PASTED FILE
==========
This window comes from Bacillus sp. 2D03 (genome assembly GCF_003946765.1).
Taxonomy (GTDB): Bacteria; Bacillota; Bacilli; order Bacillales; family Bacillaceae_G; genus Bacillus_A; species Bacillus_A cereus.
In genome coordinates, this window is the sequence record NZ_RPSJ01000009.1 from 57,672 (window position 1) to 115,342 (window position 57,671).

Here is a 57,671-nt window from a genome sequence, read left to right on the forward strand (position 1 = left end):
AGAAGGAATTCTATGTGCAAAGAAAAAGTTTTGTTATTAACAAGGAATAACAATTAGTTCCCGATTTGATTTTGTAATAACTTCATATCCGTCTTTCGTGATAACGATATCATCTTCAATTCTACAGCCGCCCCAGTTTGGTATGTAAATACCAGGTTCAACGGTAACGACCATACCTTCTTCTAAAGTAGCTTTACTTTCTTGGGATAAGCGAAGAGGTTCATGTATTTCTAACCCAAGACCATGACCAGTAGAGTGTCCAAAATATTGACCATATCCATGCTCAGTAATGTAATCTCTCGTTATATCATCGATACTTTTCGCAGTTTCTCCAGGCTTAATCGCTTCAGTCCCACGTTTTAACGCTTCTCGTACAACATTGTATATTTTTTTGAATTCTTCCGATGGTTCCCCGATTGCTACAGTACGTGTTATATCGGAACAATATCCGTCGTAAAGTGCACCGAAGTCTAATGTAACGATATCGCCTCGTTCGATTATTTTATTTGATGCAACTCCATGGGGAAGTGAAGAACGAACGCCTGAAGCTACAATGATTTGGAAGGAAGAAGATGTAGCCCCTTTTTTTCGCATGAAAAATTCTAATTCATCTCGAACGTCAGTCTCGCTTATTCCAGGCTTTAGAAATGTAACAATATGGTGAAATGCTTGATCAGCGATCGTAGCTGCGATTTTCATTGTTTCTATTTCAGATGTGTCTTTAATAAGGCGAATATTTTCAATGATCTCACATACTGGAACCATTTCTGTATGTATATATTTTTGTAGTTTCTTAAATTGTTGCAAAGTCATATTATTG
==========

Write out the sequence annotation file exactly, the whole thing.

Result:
This window comes from Bacillus sp. 2D03 (genome assembly GCF_003946765.1).
Taxonomy (GTDB): Bacteria; Bacillota; Bacilli; order Bacillales; family Bacillaceae_G; genus Bacillus_A; species Bacillus_A cereus.
In genome coordinates, this window is the sequence record NZ_RPSJ01000009.1 from 57,672 (window position 1) to 115,342 (window position 57,671).

Here is a 57,671-nt window from a genome sequence, read left to right on the forward strand (position 1 = left end):
AGAAGGAATTCTATGTGCAAAGAAAAAGTTTTGTTATTAACAAGGAATAACAATTAGTTCCCGATTTGATTTTGTAATAACTTCATATCCGTCTTTCGTGATAACGATATCATCTTCAATTCTACAGCCGCCCCAGTTTGGTATGTAAATACCAGGTTCAACGGTAACGACCATACCTTCTTCTAAAGTAGCTTTACTTTCTTGGGATAAGCGAAGAGGTTCATGTATTTCTAACCCAAGACCATGACCAGTAGAGTGTCCAAAATATTGACCATATCCATGCTCAGTAATGTAATCTCTCGTTATATCATCGATACTTTTCGCAGTTTCTCCAGGCTTAATCGCTTCAGTCCCACGTTTTAACGCTTCTCGTACAACATTGTATATTTTTTTGAATTCTTCCGATGGTTCCCCGATTGCTACAGTACGTGTTATATCGGAACAATATCCGTCGTAAAGTGCACCGAAGTCTAATGTAACGATATCGCCTCGTTCGATTATTTTATTTGATGCAACTCCATGGGGAAGTGAAGAACGAACGCCTGAAGCTACAATGATTTGGAAGGAAGAAGATGTAGCCCCTTTTTTTCGCATGAAAAATTCTAATTCATCTCGAACGTCAGTCTCGCTTATTCCAGGCTTTAGAAATGTAACAATATGGTGAAATGCTTGATCAGCGATCGTAGCTGCGATTTTCATTGTTTCTATTTCAGATGTGTCTTTAATAAGGCGAATATTTTCAATGATCTCACATACTGGAACCATTTCTGTATGTATATATTTTTGTAGTTTCTTAAATTGTTGCAAAGTCATATTATTG